Singer of Souls by Adam Stemple is an urban fantasy novel given to me by a friend. Street musician Douglas “Doc” Stewart moves to his grandmother’s in Scotland trying to keep his heroine habit kicked when he meets an Elf woman who gives him a gift, the ability to see the Fey. Trouble soon follows.
Singer of Souls was an interesting read, different from most other urban fantasies I’ve read. It’s a slow build to the fantastic parts, about a quarter of the book until we start seeing the magic. And then there’s still world building to be done before the plot really takes off halfway through. I was never bored or impatient though. There are shorter term conflicts to keep the action going, and Douglas’s musical perspective on the world around him is interesting and fun. That said, this is a dark story.
2—A Dark Story
Major spoilers in this section. You’ve been warned.
Despite the magic it turns out Douglas has, he spends much of the book helpless to do much beyond survive, largely because he doesn’t know how to wield said magic. He gets beaten to all hell, and there’s a serial killer priest who preys on Fey. Not that I’m sympathetic to the Fey creatures as they kill humans for ingredients and steal babies to be raised as slaves. But the Father Croser’s basement is disturbing as fuck. Then There’s Grandma McLaren’s gruesome death. And while the book ends with victory, there’s not much humanity left in Douglas.
I enjoyed the book, with Stemple’s musical descriptions, even though I don’t know music well enough to put notes to them. And while not a typical happy ending, there is something satisfying about a vengeful triumph. Singer of Souls is a beautiful, dark, satisfying story.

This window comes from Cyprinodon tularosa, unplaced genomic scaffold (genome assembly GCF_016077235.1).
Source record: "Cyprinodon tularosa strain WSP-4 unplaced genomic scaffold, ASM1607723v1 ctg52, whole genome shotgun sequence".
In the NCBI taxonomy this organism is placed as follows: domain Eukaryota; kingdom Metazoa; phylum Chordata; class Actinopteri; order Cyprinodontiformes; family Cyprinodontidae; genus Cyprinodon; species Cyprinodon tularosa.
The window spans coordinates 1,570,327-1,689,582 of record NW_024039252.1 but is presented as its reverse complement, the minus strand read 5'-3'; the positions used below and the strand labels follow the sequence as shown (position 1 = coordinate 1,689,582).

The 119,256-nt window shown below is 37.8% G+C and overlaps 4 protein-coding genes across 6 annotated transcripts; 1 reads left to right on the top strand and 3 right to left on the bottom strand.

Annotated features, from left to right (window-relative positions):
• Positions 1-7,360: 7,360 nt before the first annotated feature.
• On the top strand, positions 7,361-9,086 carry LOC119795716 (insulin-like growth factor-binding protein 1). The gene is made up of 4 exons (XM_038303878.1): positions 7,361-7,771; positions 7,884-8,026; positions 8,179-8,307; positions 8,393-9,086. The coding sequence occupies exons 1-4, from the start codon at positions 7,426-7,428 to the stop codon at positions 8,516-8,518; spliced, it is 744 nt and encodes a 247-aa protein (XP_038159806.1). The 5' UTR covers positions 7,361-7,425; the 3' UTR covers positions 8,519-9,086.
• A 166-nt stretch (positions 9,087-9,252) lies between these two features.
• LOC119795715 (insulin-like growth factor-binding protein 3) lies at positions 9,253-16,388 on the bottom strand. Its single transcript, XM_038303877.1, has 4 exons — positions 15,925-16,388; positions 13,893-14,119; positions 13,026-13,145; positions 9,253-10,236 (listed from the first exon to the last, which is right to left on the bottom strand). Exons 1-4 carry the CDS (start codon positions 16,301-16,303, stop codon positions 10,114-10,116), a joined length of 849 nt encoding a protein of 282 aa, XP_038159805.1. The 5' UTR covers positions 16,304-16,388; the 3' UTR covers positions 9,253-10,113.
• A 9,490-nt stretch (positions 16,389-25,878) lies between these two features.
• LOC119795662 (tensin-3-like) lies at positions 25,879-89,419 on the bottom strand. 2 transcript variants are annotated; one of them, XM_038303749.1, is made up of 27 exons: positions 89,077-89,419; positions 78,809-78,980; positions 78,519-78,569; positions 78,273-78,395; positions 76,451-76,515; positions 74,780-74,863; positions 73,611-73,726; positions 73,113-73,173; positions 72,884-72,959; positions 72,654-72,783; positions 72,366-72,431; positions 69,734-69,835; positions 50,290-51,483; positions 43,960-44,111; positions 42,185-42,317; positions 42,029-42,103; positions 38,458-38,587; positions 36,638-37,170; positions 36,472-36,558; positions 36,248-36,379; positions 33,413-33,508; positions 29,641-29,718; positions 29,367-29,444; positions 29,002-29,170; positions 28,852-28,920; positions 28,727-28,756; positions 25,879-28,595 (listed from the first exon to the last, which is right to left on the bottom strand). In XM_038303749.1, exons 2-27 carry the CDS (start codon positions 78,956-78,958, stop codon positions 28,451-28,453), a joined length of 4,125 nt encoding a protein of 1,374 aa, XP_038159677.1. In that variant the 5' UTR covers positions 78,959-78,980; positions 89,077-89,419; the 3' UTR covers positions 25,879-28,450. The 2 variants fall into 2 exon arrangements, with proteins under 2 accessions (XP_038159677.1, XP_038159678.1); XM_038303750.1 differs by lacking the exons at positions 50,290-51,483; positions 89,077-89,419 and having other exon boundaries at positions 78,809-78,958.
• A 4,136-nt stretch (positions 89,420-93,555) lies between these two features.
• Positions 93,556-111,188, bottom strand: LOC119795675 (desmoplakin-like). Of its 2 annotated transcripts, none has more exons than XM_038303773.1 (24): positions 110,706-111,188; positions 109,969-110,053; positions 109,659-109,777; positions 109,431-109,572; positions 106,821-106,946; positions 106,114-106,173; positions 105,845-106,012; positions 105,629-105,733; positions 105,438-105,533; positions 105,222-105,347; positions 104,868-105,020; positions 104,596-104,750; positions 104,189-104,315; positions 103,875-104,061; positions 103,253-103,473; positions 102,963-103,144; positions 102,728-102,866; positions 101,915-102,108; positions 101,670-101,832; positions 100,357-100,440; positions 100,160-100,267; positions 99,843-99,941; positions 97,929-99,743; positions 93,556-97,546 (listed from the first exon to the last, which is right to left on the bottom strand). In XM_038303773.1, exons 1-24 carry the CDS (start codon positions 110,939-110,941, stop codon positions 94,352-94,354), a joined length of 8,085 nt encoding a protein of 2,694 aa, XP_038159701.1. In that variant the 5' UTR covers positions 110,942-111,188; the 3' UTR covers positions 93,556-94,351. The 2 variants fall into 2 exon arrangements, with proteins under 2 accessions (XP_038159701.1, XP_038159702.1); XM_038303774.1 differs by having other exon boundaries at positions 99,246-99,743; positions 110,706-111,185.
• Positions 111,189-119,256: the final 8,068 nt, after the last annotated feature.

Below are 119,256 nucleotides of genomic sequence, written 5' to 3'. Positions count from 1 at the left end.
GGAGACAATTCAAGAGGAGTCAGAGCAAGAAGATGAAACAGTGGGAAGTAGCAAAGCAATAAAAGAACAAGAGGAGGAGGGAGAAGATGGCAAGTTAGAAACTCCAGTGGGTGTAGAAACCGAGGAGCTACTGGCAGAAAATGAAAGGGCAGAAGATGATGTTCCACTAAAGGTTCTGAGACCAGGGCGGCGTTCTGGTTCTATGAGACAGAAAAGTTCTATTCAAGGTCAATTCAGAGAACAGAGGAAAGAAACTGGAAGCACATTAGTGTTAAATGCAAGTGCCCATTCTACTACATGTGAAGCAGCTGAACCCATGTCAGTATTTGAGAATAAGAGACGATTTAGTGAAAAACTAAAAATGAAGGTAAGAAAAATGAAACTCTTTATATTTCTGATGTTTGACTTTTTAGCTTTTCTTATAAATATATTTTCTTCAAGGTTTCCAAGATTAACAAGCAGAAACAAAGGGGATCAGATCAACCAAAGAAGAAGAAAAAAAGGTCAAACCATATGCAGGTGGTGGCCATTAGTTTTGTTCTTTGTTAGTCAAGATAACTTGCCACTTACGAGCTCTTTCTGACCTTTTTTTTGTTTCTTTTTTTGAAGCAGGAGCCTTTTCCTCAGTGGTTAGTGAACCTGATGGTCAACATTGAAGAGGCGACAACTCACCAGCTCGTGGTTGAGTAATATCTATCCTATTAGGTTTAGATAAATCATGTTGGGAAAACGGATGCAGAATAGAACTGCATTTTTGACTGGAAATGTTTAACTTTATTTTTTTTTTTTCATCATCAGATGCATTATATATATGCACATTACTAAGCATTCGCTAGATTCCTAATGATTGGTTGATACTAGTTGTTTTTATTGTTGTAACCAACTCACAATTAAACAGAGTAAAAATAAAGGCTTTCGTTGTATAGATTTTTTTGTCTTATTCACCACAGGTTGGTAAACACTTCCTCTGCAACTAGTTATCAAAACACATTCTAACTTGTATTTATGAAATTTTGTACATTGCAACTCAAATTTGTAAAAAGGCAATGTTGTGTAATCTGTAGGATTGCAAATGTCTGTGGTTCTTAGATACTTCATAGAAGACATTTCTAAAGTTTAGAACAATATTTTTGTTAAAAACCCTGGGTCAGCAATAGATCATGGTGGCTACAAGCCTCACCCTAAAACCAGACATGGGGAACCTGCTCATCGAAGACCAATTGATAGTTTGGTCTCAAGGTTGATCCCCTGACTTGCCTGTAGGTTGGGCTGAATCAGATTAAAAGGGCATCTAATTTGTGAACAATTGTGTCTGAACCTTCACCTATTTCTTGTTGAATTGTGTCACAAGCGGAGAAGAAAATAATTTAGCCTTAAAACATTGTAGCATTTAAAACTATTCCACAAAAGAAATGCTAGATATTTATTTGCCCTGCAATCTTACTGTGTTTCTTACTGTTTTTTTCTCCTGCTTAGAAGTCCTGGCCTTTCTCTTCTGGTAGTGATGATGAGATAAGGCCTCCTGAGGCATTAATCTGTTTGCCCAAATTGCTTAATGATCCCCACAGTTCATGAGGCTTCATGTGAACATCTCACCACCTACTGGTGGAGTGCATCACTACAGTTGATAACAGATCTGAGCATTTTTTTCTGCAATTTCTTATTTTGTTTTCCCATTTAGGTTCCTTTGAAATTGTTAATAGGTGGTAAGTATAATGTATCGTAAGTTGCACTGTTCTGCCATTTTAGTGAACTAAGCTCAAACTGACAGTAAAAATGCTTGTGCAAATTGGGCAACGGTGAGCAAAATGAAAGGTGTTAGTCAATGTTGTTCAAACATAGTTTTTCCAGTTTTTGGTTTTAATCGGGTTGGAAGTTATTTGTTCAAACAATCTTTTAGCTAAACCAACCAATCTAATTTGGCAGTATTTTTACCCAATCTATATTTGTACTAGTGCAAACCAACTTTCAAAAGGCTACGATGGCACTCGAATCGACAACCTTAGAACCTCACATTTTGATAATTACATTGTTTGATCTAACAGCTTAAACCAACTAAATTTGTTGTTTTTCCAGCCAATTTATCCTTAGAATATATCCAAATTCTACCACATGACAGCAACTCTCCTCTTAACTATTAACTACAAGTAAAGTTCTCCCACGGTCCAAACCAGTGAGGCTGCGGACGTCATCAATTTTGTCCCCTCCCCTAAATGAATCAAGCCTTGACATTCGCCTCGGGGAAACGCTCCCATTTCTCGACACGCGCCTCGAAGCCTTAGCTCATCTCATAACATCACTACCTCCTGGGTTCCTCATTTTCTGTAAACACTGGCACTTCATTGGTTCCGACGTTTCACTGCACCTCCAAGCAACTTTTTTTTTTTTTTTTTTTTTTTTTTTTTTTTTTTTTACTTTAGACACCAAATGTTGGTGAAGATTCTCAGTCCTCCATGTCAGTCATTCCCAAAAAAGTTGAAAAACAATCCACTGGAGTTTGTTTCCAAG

Rat Queens is a comic by Kurtis J Wiebe with art by Roc Upchurch and later Stjepan Sejic, and published by Image Comics. It follows the adventures of the titular group in and around the town of Palisade. Volume 1: Sass and Sorcery, and volume 2: the Far Reaching Tentacles of N’Rygoth comprise a full story arc which is why I’m reviewing them together. Plenty of fights, some nudity and sex, and lots of cursing—in both senses of the word—Rat Queens is great fun but not for kids.
The world of Rat Queens has a D&D RPG flavor to it, medieval-ish look with lots of magic, and lots of humor. The back of Sass and Sorcery describes the Rat Queens as “Hannah, the Rockabilly Elven Mage, Violet the Hipster Dwarven Fighter, Dee the Atheist Human Cleric and Betty the Hippy Smidgen Thief.” Hannah, the leader of the group, is the most violent of the bunch, with Violet a close second. But whereas Violet is more professional about it, Hannah is definitely having too much fun. The most tactful, prudent, and introverted of the Rat Queens is Dee, who actually saves some of her earnings instead of spending it all on booze and drugs, and stays sober during parties. And Betty, who brings drugs and candy for dinner, and also plucks out eyeballs—not as a hobby, just the once…that we’re shown, anyway. Continue reading “Rat Queens Volumes 1 & 2—Damsels who Cause Distress”→
Miss Peregrine’s Home for Peculiar Children is a unique YA (young adult) novel as part of the tale is the vintage photographs scattered throughout the book.
1—A Peculiar Tale
I wasn’t certain what to expect when I opened Miss Peregrine’s Home for Peculiar Children but what I got was subtle magic threaded through with both wonder and unease, punctuated by brutal violence. The story opens with Jacob finding his grandfather brutally killed and from there the story is a journey of discovery—equally a mystery and an adventure—about who his grandfather really was.
Imprudence, the second outing of The Custard Protocol series by Gail Carriger, is a fun supernatural steampunk adventure with a dash of romance. I love Ms Carrger’s turns of phrase and wit as well as her plotting, and I was not disappointed by this latest novel.
We are again following Rue and her crew, this time to Egypt. Rue (short for Prudence, which is also the title of the first book) needs to transport her parents there, into the zone of effect of the God-breaker Plague before her father, a werewolf, goes mad from Alpha’s curse. Of course that isn’t the only complication. Rue’s navigator and head engineer are in a academic snit—a snit which naturally leads to fisticuffs—over who published what discovery without crediting the other. And of course there’s the attacks of unknown source on Rue’s ship. And did I forget to mention the quest to find a lost pride of werelionesses? Continue reading “Imprudence—The Spotted Custard Returns”→